When it opens (after December this year), Kuala Lumpur Performing Arts Centre will represent a milestone for performing arts as it will offer badly needed performance spaces as well as an arts academy, with a 500-seat proscenium theatre, a 200-seat experimental theatre, 10 rehearsal studios, a resource centre, a bookshop, a performing arts academy as well as a set construction workshop.

Yeoh expects to keep a very light hands-on operation. “I don’t want it to be a YTL thing. It is a community project.” Indeed, YTL is only one of the partners, with The Actors Studio running the KL PAC.

He obviously has all the confidence in The Actors Studio team. He doesn’t spare compliments on its directors Faridah Merican and Joe Hasham: “what I love about them is how they could thrive in such bad conditions. Their story is operatic! That tells us we will be successful.”

However he does have some ideas on the programming: “I would like to bring in some London West End plays.” He also plans to coax other corporations into supporting local and foreign shows, by buying 10% of the seats, for instance.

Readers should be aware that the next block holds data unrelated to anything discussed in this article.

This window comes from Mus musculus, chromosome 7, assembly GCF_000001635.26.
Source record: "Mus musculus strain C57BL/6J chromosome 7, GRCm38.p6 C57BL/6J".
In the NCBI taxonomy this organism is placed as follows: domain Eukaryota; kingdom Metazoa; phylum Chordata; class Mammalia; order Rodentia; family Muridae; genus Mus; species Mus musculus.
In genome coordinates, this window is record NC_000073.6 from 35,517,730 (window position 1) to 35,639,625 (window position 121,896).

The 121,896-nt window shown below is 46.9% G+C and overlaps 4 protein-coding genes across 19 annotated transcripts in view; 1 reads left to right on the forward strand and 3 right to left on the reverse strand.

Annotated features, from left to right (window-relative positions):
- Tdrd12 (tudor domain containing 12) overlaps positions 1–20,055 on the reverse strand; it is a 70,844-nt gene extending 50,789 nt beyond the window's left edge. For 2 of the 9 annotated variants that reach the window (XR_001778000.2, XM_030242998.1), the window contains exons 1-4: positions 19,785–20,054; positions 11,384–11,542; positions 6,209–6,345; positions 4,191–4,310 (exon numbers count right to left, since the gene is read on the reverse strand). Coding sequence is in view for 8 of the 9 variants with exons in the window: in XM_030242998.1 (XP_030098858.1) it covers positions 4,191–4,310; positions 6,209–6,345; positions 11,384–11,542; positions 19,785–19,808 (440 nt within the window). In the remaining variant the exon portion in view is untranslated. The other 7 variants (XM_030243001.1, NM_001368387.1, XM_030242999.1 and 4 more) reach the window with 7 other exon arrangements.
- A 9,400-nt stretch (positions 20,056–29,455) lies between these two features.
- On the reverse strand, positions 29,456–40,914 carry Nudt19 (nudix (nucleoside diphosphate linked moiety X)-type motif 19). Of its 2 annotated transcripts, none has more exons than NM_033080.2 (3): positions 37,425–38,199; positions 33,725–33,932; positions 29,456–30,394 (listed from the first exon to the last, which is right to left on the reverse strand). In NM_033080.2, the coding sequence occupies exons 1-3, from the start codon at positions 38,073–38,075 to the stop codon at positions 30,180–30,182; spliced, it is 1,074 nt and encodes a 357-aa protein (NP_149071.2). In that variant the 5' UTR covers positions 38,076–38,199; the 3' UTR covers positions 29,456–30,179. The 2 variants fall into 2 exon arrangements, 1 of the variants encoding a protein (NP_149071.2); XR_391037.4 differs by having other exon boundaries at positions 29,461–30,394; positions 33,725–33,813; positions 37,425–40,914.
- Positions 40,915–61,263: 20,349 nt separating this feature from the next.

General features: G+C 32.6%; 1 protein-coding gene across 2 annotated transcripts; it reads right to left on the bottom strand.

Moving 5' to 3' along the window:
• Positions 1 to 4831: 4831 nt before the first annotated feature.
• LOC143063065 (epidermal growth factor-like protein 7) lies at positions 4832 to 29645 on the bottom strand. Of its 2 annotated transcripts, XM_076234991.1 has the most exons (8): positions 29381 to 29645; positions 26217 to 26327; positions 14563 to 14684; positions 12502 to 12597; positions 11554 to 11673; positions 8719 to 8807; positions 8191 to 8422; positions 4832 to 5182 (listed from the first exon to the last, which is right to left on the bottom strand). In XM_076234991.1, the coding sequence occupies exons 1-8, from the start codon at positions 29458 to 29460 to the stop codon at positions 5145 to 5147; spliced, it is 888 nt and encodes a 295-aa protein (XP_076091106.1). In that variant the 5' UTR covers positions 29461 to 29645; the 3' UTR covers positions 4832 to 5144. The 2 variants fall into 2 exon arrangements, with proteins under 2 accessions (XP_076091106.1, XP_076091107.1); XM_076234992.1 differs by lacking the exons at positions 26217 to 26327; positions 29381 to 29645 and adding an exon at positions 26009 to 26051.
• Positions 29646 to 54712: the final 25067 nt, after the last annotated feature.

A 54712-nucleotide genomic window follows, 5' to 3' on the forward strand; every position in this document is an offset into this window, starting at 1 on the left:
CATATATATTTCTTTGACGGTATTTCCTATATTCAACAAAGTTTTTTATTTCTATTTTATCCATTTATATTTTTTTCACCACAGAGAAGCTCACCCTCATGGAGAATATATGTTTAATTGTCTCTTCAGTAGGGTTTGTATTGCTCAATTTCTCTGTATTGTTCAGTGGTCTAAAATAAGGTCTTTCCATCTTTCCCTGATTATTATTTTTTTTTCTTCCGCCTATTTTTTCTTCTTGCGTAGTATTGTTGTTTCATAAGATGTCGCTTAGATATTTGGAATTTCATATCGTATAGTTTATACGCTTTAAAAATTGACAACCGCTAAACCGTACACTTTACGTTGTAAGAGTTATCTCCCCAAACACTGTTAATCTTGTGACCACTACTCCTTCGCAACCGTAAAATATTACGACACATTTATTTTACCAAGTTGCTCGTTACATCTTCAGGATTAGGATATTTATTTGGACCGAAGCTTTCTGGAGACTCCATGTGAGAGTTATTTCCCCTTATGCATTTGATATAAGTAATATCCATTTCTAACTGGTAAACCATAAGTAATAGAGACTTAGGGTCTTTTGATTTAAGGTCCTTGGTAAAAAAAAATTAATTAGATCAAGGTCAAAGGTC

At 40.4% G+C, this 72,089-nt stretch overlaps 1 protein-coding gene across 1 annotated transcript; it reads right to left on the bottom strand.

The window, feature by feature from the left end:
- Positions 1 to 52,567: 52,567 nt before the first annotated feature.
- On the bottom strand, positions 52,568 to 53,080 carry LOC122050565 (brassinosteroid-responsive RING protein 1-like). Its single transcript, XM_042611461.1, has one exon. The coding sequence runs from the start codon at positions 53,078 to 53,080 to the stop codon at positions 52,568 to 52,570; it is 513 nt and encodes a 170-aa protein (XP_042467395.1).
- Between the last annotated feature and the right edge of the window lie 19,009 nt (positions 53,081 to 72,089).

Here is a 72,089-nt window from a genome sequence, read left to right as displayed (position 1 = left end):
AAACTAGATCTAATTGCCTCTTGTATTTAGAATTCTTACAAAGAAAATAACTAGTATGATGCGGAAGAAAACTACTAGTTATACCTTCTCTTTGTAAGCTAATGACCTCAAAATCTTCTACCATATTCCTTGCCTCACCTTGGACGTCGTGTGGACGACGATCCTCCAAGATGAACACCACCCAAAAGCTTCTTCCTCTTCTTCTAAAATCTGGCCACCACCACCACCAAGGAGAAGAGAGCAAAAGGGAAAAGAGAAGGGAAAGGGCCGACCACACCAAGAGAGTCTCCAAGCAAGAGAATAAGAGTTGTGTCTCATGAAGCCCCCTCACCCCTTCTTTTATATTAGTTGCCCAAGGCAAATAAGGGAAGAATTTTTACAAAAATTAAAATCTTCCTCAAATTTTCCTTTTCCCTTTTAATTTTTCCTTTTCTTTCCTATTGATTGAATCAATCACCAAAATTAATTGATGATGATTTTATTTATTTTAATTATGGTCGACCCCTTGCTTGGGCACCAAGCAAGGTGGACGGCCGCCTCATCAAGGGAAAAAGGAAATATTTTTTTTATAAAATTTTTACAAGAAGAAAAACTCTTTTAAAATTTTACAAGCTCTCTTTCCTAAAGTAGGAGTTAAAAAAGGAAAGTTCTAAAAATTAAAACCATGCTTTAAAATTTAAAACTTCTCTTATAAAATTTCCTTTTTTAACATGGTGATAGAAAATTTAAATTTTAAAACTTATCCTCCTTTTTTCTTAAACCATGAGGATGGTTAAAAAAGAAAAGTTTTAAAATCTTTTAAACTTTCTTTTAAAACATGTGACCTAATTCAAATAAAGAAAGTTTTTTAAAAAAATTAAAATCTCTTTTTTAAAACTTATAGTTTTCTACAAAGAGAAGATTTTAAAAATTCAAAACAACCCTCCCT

For artists who wonder whether the combination of business and politics in the running committee will influence the type of shows run at the KL PAC, Yeoh did give his definition of the arts as “an eagerness for truth, […] with the power to develop human potential.” Racial diversity and integration are themes that should not be avoided, he believes, on the contrary he sees in them the richness of Malaysian arts. “I think the Ministry of Arts and Culture realises this, this important integration of our races.”

He is less certain about political satire, though. “Vulgarity and unnecessary bias about politics are no good. I think artists can reflect signs of the times, but should not delve in politics.”

When asked whether he would consider sponsoring a Kuala Lumpur Arts Festival, he retorts, “this is the festival!”

First Published: 30.06.2004 on Kakiseni